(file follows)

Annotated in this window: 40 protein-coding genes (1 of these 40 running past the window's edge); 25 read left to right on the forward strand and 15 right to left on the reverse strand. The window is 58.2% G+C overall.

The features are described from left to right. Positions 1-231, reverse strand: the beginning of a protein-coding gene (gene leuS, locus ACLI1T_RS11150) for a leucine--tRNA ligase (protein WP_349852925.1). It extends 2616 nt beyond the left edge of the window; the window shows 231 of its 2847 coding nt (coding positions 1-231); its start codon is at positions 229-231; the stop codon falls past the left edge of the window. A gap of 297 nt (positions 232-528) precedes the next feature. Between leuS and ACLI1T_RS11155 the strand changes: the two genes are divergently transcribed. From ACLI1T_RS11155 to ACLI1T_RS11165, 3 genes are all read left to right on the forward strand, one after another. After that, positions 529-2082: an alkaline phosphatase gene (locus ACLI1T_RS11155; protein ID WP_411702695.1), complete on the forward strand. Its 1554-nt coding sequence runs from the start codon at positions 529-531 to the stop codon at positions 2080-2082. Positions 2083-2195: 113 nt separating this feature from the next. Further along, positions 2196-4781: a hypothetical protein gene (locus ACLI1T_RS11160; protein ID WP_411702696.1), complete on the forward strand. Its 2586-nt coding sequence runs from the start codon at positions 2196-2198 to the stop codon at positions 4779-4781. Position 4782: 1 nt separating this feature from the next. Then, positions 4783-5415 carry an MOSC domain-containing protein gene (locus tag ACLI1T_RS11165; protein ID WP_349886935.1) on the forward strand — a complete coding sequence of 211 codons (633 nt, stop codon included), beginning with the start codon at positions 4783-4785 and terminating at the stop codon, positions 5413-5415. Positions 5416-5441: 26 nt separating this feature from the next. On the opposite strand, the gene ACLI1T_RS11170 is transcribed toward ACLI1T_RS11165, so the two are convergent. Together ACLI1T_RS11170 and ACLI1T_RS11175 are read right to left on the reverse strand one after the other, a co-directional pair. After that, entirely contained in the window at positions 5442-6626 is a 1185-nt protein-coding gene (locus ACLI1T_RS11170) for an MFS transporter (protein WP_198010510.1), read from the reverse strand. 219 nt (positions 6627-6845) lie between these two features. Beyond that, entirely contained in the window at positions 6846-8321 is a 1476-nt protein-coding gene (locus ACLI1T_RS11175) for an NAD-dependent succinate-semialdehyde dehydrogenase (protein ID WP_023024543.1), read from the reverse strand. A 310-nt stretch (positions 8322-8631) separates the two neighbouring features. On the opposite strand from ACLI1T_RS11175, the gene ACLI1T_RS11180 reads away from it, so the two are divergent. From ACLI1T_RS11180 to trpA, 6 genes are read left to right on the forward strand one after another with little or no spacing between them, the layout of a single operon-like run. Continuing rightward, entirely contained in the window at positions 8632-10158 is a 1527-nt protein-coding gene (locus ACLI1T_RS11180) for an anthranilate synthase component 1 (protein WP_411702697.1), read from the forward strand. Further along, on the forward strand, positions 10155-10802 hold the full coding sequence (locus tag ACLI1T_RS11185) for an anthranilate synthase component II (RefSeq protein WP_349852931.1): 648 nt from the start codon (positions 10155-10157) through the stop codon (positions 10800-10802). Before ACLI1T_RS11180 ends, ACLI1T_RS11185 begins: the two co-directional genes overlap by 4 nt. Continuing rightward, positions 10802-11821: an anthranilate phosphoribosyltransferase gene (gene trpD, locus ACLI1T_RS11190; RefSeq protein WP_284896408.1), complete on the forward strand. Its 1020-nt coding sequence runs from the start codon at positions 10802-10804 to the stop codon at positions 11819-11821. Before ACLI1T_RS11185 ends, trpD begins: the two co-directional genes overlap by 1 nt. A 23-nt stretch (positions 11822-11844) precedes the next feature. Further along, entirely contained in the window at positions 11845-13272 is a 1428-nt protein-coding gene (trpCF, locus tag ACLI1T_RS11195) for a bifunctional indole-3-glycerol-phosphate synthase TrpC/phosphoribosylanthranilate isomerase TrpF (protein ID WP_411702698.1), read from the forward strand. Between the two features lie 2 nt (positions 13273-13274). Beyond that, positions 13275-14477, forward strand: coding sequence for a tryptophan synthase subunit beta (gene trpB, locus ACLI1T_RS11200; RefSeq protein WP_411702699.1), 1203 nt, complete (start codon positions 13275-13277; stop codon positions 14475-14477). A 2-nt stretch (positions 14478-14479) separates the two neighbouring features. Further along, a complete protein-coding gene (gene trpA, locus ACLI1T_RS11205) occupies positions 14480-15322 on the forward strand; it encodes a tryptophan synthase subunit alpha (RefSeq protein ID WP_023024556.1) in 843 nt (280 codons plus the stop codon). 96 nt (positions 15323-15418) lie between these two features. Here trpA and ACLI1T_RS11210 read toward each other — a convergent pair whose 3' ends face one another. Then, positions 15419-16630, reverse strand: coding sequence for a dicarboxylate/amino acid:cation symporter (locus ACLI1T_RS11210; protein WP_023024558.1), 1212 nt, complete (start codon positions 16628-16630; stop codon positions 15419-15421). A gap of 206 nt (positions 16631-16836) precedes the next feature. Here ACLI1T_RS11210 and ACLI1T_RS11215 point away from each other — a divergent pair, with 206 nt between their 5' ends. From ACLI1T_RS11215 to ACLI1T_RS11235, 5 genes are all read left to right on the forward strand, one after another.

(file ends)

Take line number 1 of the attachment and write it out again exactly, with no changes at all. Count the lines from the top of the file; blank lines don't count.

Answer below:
Annotated in this window: 40 protein-coding genes (1 of these 40 running past the window's edge); 25 read left to right on the forward strand and 15 right to left on the reverse strand. The window is 58.2% G+C overall.